New York’s Declining Standards Exposed

New York’s testing and reporting system is reeling from yet another scandal about declining standards. It was revealed in the New York Post this week that students received credits in the last round of state tests for blatantly incorrect answers after failing to correctly add, subtract, multiply and divide. Some got credit for no answers at all.

The scoring guides for markers of the state tests reveal that students receive half-credit or more for showing fragments of work related to the problem even if they get the wrong answer or leave the answer blank.

Examples in the fourth-grade scoring guide include the following:

A student who answered that a 2-foot-long skateboard is 48 inches long got half-credit for adding 24 and 24 instead of the correct 12 plus 12.

A miscalculation that 28 divided by 14 equals 4 instead of 2 is “partially correct” if the student used the right method to verify the wrong answer.

Setting up a division problem to find one-fifth of $400, but not solving the problem—and leaving the answer blank—got half-credit.

A student who estimated the number of books in 35 boxes of 10 got half-credit despite incorrect multiplication that yielded the wrong answer, 150 instead of 350.

The questions on the test asked students to show their work. The scoring guidelines, called “holistic rubrics,” require that points be given if a student’s attempt at an answer reflects a “partial understanding” of the math concept, “addresses some element of the task correctly,” or uses the “appropriate process” to arrive at a wrong solution. Despite getting an incorrect answer, students can get 1 point on a 2-point problem and 1 or 2 points on a 3-pointer.

Teachers who had been trained to mark the tests said they were stunned about some instructions in the scoring guide. One teacher had scored the state tests for several years, said that “this time it was more outrageous”. “You feel like you’re being forced to cheat”, she said.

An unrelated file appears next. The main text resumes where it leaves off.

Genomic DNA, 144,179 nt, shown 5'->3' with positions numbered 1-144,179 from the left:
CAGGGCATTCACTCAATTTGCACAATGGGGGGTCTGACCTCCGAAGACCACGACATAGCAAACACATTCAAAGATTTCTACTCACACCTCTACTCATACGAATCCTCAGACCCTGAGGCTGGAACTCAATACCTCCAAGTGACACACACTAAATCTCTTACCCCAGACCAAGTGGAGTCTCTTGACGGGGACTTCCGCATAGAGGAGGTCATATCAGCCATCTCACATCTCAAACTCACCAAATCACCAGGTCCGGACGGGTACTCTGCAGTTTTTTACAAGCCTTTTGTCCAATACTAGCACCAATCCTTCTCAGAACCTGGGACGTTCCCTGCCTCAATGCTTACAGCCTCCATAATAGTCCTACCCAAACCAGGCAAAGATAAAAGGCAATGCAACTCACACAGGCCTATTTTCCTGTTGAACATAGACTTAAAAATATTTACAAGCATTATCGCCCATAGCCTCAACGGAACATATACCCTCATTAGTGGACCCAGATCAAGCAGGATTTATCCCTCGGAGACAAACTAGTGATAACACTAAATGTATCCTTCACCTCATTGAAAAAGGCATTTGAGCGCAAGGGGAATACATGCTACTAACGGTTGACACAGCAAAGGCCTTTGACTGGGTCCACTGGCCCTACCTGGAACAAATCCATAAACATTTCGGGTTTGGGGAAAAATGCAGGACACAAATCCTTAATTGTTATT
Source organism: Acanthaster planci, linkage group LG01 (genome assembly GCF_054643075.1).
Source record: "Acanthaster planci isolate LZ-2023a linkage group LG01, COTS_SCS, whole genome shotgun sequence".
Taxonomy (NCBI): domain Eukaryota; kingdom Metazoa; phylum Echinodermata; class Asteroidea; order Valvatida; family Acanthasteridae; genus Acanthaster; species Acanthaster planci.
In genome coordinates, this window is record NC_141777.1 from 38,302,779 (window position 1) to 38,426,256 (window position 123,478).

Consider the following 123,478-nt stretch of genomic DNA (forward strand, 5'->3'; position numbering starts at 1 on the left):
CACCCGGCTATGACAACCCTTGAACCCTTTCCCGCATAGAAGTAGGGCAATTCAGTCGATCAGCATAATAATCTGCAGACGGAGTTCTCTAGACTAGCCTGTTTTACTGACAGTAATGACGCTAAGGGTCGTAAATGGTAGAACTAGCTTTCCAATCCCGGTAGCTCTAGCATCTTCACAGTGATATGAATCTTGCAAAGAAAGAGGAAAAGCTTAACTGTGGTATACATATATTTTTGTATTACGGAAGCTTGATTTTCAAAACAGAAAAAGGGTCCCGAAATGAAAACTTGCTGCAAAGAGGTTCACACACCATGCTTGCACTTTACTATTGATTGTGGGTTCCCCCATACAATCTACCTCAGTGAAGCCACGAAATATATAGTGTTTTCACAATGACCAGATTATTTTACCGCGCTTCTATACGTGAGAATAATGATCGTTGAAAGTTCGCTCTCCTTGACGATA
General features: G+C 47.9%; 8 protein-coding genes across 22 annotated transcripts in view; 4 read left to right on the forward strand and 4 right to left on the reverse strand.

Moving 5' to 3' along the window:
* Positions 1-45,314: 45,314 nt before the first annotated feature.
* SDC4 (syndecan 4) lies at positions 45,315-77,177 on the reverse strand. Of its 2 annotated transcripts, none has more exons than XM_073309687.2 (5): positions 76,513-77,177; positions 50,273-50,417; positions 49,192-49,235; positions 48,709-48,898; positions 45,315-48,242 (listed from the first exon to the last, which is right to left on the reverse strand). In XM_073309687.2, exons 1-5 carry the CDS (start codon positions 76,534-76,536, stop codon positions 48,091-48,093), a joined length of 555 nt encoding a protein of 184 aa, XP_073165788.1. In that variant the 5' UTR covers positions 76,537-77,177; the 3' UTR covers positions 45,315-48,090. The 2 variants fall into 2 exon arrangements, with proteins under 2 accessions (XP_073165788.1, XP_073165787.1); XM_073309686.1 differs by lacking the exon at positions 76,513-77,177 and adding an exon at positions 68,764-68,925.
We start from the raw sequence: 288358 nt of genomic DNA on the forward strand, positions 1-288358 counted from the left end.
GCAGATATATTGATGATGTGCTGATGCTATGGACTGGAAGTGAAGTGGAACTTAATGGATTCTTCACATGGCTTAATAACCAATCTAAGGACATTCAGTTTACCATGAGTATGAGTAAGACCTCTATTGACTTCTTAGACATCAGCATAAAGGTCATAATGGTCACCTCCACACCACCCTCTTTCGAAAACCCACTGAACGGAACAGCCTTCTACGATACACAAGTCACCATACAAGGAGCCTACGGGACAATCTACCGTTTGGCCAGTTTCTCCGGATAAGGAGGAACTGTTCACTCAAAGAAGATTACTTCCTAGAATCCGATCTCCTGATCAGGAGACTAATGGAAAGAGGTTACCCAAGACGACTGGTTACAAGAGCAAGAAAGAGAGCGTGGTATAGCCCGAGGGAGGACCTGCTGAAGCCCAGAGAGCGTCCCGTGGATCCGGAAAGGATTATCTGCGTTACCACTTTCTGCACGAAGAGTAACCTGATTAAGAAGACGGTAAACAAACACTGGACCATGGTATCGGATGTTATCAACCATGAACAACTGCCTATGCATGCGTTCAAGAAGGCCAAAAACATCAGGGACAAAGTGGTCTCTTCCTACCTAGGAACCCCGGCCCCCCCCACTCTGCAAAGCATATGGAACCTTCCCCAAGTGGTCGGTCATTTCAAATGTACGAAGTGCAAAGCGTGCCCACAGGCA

A former of data analysis for New York City schools, said that students deserve a little credit for partial knowledge but agreed the scoring system “raises some questions about whether it’s too generous”.

Julia Gillard’s mentor, New York City Schools Chancellor, Joel Klein has been trumpeting the success of his reforms in boosting student achievement. But, this year it was revealed that standards for passing tests have declined as the number of points needed to pass proficiency levels has, in most cases, steadily dropped. For example, in 2006, students had to earn around 60% of the points on the state math tests to reach Level 3, which the state defines as proficiency, but by 2009, they needed to earn only 50%.

The new revelations demonstrate yet another way New York has been able to boost its results – giving over-generous credits for incorrect answers and no answers. It is no wonder that 85% of New York City elementary and middle schools received an ‘A’ grade last year compared to only 38% in 2008.

Standards have declined under the pressure to improve school results. The tests used to grade New York’s schools have gotten easier, so students and schools get higher grades.

It is no wonder that Professor of Education at New York University and former US Assistant Secretary of Education, Diane Ravitch, says that New York’s school reporting model is a system of “institutionalised lying” which produces “rigged and fraudulent” results.

Yet, this is the model from which Julia Gillard has drawn inspiration for reporting school results in Australia. It is a mockery of accountability and transparency.

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